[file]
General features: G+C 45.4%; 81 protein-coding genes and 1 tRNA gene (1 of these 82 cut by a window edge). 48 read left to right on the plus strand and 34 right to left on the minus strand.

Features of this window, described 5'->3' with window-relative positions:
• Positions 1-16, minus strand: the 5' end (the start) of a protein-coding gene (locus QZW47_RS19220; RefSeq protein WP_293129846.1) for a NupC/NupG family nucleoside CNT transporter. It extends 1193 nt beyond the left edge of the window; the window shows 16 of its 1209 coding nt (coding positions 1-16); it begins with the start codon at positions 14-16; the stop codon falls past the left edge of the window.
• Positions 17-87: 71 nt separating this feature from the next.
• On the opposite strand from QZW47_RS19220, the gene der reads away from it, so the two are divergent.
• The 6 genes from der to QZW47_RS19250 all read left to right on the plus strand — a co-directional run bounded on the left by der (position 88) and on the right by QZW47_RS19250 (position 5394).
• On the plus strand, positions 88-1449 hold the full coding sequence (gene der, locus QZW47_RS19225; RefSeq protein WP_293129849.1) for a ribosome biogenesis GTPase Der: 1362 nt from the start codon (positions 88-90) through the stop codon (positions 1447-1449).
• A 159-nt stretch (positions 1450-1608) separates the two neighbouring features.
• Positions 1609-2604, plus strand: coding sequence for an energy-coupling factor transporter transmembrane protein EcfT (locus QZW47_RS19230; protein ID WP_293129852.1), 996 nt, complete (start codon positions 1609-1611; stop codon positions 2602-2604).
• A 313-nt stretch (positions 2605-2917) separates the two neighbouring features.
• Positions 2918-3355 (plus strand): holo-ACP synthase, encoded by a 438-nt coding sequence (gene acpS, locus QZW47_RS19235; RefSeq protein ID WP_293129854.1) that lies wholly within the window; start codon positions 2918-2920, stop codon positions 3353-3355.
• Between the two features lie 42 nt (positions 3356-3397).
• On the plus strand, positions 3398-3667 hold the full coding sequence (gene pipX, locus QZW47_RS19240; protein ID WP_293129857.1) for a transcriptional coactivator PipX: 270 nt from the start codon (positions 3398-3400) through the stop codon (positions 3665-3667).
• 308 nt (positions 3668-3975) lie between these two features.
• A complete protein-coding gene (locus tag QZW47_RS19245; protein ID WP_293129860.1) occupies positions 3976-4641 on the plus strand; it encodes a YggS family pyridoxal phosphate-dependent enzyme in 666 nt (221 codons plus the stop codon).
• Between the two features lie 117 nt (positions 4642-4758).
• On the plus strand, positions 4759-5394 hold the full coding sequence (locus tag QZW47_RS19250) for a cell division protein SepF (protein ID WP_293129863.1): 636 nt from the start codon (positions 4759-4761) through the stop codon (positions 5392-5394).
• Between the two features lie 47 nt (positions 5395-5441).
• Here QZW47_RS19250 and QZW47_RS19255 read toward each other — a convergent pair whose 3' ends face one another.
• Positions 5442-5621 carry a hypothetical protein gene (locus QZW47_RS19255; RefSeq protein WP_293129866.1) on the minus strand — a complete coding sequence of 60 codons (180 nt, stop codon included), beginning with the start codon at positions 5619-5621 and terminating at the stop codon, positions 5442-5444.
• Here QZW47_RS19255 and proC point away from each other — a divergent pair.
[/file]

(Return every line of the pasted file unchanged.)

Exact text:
General features: G+C 45.4%; 81 protein-coding genes and 1 tRNA gene (1 of these 82 cut by a window edge). 48 read left to right on the plus strand and 34 right to left on the minus strand.

Features of this window, described 5'->3' with window-relative positions:
• Positions 1-16, minus strand: the 5' end (the start) of a protein-coding gene (locus QZW47_RS19220; RefSeq protein WP_293129846.1) for a NupC/NupG family nucleoside CNT transporter. It extends 1193 nt beyond the left edge of the window; the window shows 16 of its 1209 coding nt (coding positions 1-16); it begins with the start codon at positions 14-16; the stop codon falls past the left edge of the window.
• Positions 17-87: 71 nt separating this feature from the next.
• On the opposite strand from QZW47_RS19220, the gene der reads away from it, so the two are divergent.
• The 6 genes from der to QZW47_RS19250 all read left to right on the plus strand — a co-directional run bounded on the left by der (position 88) and on the right by QZW47_RS19250 (position 5394).
• On the plus strand, positions 88-1449 hold the full coding sequence (gene der, locus QZW47_RS19225; RefSeq protein WP_293129849.1) for a ribosome biogenesis GTPase Der: 1362 nt from the start codon (positions 88-90) through the stop codon (positions 1447-1449).
• A 159-nt stretch (positions 1450-1608) separates the two neighbouring features.
• Positions 1609-2604, plus strand: coding sequence for an energy-coupling factor transporter transmembrane protein EcfT (locus QZW47_RS19230; protein ID WP_293129852.1), 996 nt, complete (start codon positions 1609-1611; stop codon positions 2602-2604).
• A 313-nt stretch (positions 2605-2917) separates the two neighbouring features.
• Positions 2918-3355 (plus strand): holo-ACP synthase, encoded by a 438-nt coding sequence (gene acpS, locus QZW47_RS19235; RefSeq protein ID WP_293129854.1) that lies wholly within the window; start codon positions 2918-2920, stop codon positions 3353-3355.
• Between the two features lie 42 nt (positions 3356-3397).
• On the plus strand, positions 3398-3667 hold the full coding sequence (gene pipX, locus QZW47_RS19240; protein ID WP_293129857.1) for a transcriptional coactivator PipX: 270 nt from the start codon (positions 3398-3400) through the stop codon (positions 3665-3667).
• 308 nt (positions 3668-3975) lie between these two features.
• A complete protein-coding gene (locus tag QZW47_RS19245; protein ID WP_293129860.1) occupies positions 3976-4641 on the plus strand; it encodes a YggS family pyridoxal phosphate-dependent enzyme in 666 nt (221 codons plus the stop codon).
• Between the two features lie 117 nt (positions 4642-4758).
• On the plus strand, positions 4759-5394 hold the full coding sequence (locus tag QZW47_RS19250) for a cell division protein SepF (protein ID WP_293129863.1): 636 nt from the start codon (positions 4759-4761) through the stop codon (positions 5392-5394).
• Between the two features lie 47 nt (positions 5395-5441).
• Here QZW47_RS19250 and QZW47_RS19255 read toward each other — a convergent pair whose 3' ends face one another.
• Positions 5442-5621 carry a hypothetical protein gene (locus QZW47_RS19255; RefSeq protein WP_293129866.1) on the minus strand — a complete coding sequence of 60 codons (180 nt, stop codon included), beginning with the start codon at positions 5619-5621 and terminating at the stop codon, positions 5442-5444.
• Here QZW47_RS19255 and proC point away from each other — a divergent pair.